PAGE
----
# growpart -h
growpart disk partition
   rewrite partition table so that partition takes up all the space it can
   options:
    -h | --help       print Usage and exit
         --fudge F    if part could be resized, but change would be
                      less than 'F' bytes, do not resize (default: 1048576)
    -N | --dry-run    only report what would be done, show new 'sfdisk -d'
    -v | --verbose    increase verbosity / debug
    -u | --update  R update the the kernel partition table info after growing
                      this requires kernel support and 'partx --update'
                      R is one of:
                       - 'auto'  : [default] update partition if possible
                       - 'force' : try despite sanity checks (fail on failure)
                       - 'off'   : do not attempt
                       - 'on'    : fail if sanity checks indicate no support

   Example:
    - growpart /dev/sda 1
      Resize partition 1 on /dev/sd

Now use growpart to extend your partition. In this example we’re extending partition 2 in disk /dev/vda. Replace 2 and /dev/vda with your correct values.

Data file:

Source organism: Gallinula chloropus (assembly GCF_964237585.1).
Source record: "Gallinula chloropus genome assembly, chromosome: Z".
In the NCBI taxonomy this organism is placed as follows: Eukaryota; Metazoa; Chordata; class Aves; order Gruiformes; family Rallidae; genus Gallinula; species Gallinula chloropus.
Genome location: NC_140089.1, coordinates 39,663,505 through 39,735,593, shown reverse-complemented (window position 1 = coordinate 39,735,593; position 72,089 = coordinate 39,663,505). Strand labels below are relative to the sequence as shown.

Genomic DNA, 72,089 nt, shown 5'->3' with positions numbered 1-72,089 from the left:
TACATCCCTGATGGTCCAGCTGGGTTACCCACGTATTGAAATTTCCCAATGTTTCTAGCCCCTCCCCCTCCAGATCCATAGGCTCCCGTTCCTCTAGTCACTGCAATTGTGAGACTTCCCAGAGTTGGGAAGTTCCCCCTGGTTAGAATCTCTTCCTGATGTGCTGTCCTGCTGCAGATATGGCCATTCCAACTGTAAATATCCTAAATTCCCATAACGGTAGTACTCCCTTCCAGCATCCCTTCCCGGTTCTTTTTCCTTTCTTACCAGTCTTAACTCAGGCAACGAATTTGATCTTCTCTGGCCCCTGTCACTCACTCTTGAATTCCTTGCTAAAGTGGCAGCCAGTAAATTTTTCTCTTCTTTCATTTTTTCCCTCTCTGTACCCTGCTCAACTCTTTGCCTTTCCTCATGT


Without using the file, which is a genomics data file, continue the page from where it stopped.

$ sudo growpart /dev/vda 2
CHANGED: partition=2 start=2099200 old: size=18872320 end=20971520 new: size=60815327,end=62914527

Confirm if the change was successful.

$ lsblk 
NAME MAJ:MIN RM SIZE RO TYPE MOUNTPOINT
sr0 11:0 1 1024M 0 rom
vda 252:0 0 40G 0 disk
├─vda1 252:1 0 1G 0 part /boot
└─vda2 252:2 0 39G 0 part
├─rhel-root 253:0 0 26.9G 0 lvm /
└─rhel-swap 253:1 0 2.1G 0 lvm [SWAP]

Step 3: Resize root logical volume to occupy all space

Resize physical volume.

$ sudo pvresize /dev/vda2
Physical volume "/dev/vda2" changed
1 physical volume(s) resized or updated / 0 physical volume(s) not resized

$ sudo pvs
PV VG Fmt Attr PSize PFree
/dev/vda2 rhel lvm2 a-- <39.00g 10.00g

Check the size of the volume group configured.

$ sudo vgs
VG #PV #LV #SN Attr VSize VFree
rhel 1 2 0 wz--n- <39.00g 10.00g

Then resize logical volume used by the root file system using the extended volume group:

sudo lvextend -r -l +100%FREE /dev/name-of-volume-group/root

This extends the logical volume to use all available capacity in the volume group. With the + sign the value is added to the actual size of the logical volume.

Command options used:

  • -l – extend or set the logical volume size in units of logical extents
  • -r – Resize underlying filesystem together with the logical volume

Here’s an example of my setup file system extension:

$ df -hT | grep mapper
 /dev/mapper/rhel-root xfs        27G  1.9G   26G   8% /

$ sudo lvextend -r -l +100%FREE /dev/mapper/rhel-root
Size of logical volume rhel/root changed from <26.93 GiB (6893 extents) to <36.93 GiB (9453 extents).
Logical volume rhel/root successfully resized.